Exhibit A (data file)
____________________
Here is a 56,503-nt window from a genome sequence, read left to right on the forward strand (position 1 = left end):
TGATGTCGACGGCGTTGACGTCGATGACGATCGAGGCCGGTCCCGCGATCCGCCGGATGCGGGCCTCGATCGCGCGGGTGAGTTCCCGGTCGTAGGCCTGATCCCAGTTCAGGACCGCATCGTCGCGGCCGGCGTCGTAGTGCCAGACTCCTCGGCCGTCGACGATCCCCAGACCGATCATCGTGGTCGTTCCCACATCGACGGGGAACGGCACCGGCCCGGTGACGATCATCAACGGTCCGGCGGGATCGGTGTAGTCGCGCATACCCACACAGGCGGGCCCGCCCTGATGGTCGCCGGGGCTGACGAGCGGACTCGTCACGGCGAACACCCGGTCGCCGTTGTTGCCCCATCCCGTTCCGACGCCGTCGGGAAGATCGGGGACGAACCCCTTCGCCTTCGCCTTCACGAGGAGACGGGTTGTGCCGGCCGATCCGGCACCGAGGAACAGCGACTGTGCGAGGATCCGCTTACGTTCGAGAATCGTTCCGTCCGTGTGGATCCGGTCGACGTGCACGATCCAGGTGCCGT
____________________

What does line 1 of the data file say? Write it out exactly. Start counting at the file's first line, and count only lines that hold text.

Here is a 56,503-nt window from a genome sequence, read left to right on the forward strand (position 1 = left end):